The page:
"In my youth, when I was living in Egypt- my father sent me there to finish my education- I thought it would be nice to sail up the Nile as far as Coptus, travel on from there to the statue of Memnon, and hear the strange sound that it makes at sunrise. Well, I heard it all right, but it wasn't just the meaningless noise that most people hear. On the contrary, Memnon actually opened his mouth and gave me a seven-line oracle in verse, which I could repeat to you word for word, if there were any point in doing so. On the voyage back, one of my fellow-passengers was a holy scribe from Memphis, an incredibly wise man who'd mastered all the mystic lore of Egypt. He was said to have lived for twenty-three years in an underground shrine, receiving instruction in magic from Isis."
"Why that sounds like the man that taught me!" exclaimed Arignotus. "Pancrates, his name was- a very holy man, clean-shaven, always wore linen, highly intelligent, spoke rather bad Greek, tallish, snub nose, thick lips, and rather thin legs."
"Yes, Pancrates! That's exactly who it was," said Eucrates. "I'd never heard of him before, but when I saw the amazing things he did every time we landed, like riding about on crocodiles and going for swims with them- when I saw the great brutes crouching at his feet and wagging their tails, I realized that he must be a Holy Man. Very gradually, by various small acts of courtesy, I managed to make friends with him and he told me all his secrets. Finally he persuaded me to leave my own employees at Memphis, and go off with him. He said there wouldn't be any problem about servants. So off we went.
"Whenever we stopped at an inn, he used to take a broom, or a rolling-pin, or the bolt off the door, dress it up, and then, by saying a spell, make it walk about just like a human being. It went and fetched us hot water, did all the shopping and the cooking, and generally acted as a most efficient domestic servant. When there was nothing more for it to do, he'd say another spell, which turned it back into a broom, or a rolling-pin, as the case might be. Much as I wanted to, I could never get him to show me how he did it, for he was very jealous of this particular accomplishment, though he was quite prepared to tell me everything else.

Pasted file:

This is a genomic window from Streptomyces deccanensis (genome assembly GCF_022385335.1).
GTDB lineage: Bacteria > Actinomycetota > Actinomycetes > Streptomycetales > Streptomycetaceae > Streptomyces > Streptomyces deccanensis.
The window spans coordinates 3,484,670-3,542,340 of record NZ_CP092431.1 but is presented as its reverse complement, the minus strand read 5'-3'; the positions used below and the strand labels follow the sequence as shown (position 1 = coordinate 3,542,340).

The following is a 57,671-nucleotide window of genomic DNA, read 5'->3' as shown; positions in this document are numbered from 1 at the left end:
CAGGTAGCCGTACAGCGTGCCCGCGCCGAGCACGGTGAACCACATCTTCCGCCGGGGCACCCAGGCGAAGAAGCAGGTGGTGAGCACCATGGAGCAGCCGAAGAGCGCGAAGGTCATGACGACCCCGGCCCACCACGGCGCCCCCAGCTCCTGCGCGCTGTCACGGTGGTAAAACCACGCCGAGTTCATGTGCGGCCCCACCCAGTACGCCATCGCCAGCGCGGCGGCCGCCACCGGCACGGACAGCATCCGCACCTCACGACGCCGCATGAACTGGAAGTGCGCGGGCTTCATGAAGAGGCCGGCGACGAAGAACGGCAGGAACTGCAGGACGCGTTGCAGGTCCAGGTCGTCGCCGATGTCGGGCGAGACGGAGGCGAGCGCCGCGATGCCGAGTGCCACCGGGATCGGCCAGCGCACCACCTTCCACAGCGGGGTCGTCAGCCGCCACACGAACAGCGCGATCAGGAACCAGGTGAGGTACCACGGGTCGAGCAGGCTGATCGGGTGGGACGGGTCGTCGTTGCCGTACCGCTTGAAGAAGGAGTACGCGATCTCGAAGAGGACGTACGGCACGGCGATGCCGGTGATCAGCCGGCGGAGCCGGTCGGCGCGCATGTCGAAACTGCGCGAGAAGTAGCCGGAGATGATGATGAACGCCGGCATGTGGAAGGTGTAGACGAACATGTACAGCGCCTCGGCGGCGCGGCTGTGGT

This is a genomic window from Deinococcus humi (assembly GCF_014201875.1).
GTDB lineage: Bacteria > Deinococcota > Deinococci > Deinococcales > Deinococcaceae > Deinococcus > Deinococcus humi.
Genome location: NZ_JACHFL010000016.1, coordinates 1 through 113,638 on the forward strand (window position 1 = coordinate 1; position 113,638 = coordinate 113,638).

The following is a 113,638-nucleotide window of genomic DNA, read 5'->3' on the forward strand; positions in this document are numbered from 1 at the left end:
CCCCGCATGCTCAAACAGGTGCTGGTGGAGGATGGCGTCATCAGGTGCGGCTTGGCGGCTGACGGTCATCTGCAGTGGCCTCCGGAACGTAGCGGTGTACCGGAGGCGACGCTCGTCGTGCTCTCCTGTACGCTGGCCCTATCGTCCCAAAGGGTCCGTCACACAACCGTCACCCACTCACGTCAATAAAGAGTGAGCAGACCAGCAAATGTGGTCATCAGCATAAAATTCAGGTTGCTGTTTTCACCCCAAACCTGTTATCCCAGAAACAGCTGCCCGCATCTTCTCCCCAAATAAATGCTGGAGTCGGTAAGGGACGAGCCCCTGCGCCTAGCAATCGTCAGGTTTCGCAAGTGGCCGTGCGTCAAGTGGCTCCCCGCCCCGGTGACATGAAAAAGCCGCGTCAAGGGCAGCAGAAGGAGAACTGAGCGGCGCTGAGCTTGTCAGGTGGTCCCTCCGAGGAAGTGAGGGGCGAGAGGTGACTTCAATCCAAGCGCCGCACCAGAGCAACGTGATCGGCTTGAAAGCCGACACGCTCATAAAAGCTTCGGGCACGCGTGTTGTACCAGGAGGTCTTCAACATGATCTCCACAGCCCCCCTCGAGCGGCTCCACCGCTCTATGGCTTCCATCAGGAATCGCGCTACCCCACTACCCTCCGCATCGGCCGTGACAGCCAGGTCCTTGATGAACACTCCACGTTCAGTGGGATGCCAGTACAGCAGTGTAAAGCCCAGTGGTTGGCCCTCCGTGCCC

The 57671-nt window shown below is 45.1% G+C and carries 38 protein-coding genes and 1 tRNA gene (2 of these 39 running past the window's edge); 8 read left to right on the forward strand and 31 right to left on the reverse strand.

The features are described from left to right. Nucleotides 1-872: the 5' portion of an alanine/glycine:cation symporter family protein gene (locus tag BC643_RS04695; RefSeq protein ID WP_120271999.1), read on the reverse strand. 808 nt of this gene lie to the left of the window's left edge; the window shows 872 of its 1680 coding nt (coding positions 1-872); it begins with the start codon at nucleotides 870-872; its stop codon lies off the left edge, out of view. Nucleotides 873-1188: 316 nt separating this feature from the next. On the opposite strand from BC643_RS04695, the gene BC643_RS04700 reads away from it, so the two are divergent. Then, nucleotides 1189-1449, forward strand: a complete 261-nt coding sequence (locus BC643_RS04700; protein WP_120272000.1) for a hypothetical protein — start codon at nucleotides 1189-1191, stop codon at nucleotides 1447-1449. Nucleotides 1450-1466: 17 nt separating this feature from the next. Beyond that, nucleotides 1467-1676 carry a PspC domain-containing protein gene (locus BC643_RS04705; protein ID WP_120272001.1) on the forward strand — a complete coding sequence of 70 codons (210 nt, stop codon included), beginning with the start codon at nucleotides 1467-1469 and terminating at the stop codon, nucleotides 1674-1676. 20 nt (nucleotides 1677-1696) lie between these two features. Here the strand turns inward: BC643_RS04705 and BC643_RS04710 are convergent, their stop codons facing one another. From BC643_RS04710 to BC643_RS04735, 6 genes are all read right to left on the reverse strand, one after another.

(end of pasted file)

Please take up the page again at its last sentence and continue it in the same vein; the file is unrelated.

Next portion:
"However, one day I hid in a dark corner while he was doing it, and overheard the spell- it was only three syllables long. Having told the rolling-pin what he wanted done, he went off into the town. So next day, when he again had business in town, I seized the rolling-pin, dressed it up, pronounced the three syllables, and told it to fetch some water. When it came back with a bucketful, I said: "That'll do. Don't fetch any more water, but turn back into a rolling-pin." This time it refused to obey me, but went on fetching bucket after bucket of water, until the whole house was flooded. I couldn't think what to do, for I was afraid Pancrates would be rather annoyed when he got back- as indeed he was. In despair, I seized an axe and chopped the rolling-pin in two- whereupon each half grabbed a bucket and went on fetching water, so now I had twice as much water coming in! At this point Pancrates turned up, and realizing what had happened, turned both halves back into wood again. He then abandoned me in disgust, and mysteriously disappeared."
I've been thinking about this story a lot lately, as I'm currently reading an online novel of the furry persuasion- there aren't nearly enough- where the plot is set in motion by Anpw Himself (the scene that inspired this picture, which I have posted elsewhere on this journal- but I just really, really like it!!!^_~). It's called Furritasia, and I'm wondering if the author chose this name because she knew of the AE relevance of the "Fantasia" story, or if it was just a coincidence. I need to log onto the Furritasia forum and ask!